But we have already got a design, it is called the laws of nature. They are the complete blueprint for the development of the Universe. If there was no design the Universe would be a random assemblage of elementary, property-less particles. But we have got this design, this marvellous blueprint and that poses profound questions.

    The deep, deep problem is finding the source for this design. Was it always there, an indelible, infinite part of existence, that defined existence? That is certainly a possibility. Did it develop from nothing, a kind of self creating, self expanding blueprint? Possible, though I cannot even begin to imagine how the Universe blueprint could be self creating, or even self expanding, but that does not rule out its possibility.

    I would go for the first possibility, an infinitely existing blueprint that is an indelible part of existence. It defines existence. That sounds very much like Stoic pantheism. The Christian goes further, adding cognition, intentionality and values to this blueprint, labelling it God. That is what really separates Stoics from Christians.

    And despite what Massimo says, all we have is speculation without evidence. The speculation is coloured by a priori ideological predispositions. We are all guilty of that I suppose. That is OK as long as we are open to considering other possibilities.

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  11. labnut

    Eric,
    Personally, for instance, I suspect that the universe-generating Process that caused the universe could probably be implemented with less than 100 lines of computer code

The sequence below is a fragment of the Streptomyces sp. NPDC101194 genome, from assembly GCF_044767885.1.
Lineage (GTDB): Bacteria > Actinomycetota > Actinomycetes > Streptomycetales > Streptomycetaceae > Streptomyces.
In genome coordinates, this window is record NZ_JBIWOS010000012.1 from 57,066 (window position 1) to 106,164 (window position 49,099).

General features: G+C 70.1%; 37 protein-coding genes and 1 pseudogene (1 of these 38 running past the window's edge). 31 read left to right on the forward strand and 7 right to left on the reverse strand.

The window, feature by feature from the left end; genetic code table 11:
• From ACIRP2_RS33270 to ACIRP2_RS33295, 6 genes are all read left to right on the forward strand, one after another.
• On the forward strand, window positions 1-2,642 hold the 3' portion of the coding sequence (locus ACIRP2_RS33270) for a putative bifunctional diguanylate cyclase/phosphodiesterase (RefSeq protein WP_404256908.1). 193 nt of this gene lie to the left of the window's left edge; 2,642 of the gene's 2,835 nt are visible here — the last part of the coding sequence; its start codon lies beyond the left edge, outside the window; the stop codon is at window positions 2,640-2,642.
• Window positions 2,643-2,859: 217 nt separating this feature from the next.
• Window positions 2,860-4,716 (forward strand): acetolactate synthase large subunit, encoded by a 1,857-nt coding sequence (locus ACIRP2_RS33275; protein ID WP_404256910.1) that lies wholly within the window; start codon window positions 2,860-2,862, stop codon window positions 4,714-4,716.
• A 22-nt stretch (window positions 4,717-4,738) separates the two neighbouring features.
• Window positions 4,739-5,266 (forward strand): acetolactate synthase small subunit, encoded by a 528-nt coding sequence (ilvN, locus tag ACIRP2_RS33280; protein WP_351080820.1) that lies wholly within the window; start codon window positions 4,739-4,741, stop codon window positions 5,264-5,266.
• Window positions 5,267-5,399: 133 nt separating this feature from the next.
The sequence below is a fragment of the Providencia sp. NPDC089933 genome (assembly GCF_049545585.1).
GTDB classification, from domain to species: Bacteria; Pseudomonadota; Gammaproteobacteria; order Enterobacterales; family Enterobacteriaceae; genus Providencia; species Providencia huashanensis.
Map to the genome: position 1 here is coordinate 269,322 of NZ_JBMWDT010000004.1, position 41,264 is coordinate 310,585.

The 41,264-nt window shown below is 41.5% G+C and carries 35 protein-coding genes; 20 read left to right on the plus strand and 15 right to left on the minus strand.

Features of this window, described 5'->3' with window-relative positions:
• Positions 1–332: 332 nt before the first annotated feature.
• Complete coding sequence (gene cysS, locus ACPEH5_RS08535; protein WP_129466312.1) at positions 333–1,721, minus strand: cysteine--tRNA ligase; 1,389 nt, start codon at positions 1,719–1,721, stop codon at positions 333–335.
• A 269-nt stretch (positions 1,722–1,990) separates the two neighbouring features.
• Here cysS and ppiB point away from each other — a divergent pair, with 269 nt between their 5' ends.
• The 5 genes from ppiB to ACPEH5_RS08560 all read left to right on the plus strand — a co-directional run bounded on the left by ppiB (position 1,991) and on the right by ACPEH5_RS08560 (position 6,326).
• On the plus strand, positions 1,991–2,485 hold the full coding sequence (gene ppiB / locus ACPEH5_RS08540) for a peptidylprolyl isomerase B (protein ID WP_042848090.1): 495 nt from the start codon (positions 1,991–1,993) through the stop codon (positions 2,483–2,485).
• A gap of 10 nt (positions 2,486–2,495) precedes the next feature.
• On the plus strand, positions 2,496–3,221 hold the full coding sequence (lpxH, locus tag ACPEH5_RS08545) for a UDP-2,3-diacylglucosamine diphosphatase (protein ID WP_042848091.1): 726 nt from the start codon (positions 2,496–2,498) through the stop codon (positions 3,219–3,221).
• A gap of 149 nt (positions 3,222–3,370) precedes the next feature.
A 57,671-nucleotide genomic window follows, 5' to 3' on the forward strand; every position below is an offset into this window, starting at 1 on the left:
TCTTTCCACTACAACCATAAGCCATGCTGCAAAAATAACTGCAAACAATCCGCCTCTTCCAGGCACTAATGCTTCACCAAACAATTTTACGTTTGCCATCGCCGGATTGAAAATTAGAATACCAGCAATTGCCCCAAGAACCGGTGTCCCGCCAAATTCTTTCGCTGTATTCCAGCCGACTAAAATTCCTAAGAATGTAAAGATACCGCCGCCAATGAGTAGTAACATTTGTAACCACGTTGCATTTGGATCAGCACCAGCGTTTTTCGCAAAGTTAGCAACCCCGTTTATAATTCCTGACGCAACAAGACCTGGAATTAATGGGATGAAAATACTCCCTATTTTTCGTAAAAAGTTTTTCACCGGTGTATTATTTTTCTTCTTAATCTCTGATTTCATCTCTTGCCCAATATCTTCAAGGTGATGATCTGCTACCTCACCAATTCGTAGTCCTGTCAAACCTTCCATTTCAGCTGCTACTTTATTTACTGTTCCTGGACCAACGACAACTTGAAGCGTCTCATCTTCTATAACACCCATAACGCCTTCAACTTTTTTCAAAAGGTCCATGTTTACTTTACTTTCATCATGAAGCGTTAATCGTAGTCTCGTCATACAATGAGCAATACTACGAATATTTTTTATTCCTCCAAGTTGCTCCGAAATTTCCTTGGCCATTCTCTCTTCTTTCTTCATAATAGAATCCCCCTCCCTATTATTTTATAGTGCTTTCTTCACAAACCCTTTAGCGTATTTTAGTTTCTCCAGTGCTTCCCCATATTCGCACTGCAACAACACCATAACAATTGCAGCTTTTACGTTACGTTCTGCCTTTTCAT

I was in the middle of writing a photo collage program in Python when I read your comment and chuckled at its aptness. But programs require rules and that brings us back to the start, asking where these rules come from.

    Liked by 1 person

  12. E. O. Scott

    Mccainmac,

    “Read I Cor. There is a complete switch from Greek virtue to faith. Virtue is based on reason. Christianity is based on faith. Fundamentally different.”

    I have to second labnut here. There are numerous long traditions in both Christianity and Islam of reconciling faith and reason, and none of the Christians I know (mostly protestant) have ever suggested that Paul’s words in 1st Corinthians amount to a total opprobrium on reason. Ergo the long tradition of apologetics (ex. Justin Martyr), of moral theology (ex. Aquinas), and of intellectual mysticism (ex. Al-Ghazali).

    It makes sense to say that faith has precedence over reason in Christianity, and that reason by itself is treated as suspect. Even William Ellery Channing—19th century champion of a reason-oriented Christianity—would agree with you there.

    It doesn’t make sense, however, to say that Christianity requires a “complete switch.”

    Liked by 1 person

  13. E. O. Scott

    Labnut,

    “The deep, deep problem is finding the source for this design. Was it always there, an indelible, infinite part of existence, that defined existence?”

    I find that question just as provocative as you do!

    And I find the idea of a “self-creating” universe just as unintelligible as you do. I feel that the chain of metaphysical cause-and-effect has to stop somewhere, with a Something that, mysteriously, has somehow “always existed,” with the caveat that the word “always” is meaningless without time and space.

    Whether that “Something” describes a simple set of generative rules (Dawkins’ “crane”), or as complex designer’s mind (Dawkins’ “skyhook”), its existence is still a profound mystery. “Why is there something rather than nothing at all? And why this, specific something?” is a challenging and mind-bending question for anyone’s world view!

    The idea of “something that was always there,” btw, is much how how Kavin Rowe ends up describing Stoic cosmology in the book: humanity isn’t so much designed by a God as we are “baked in” to the fabric of the cosmos from the start. Every time the universe is destroyed and reborn in the conflagration, there humanity is again, as if we ourselves are a law of nature.

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  14. Daniel Mann

    Labnut,

    I think that there are compelling reasons to see Transcendence in the laws of science: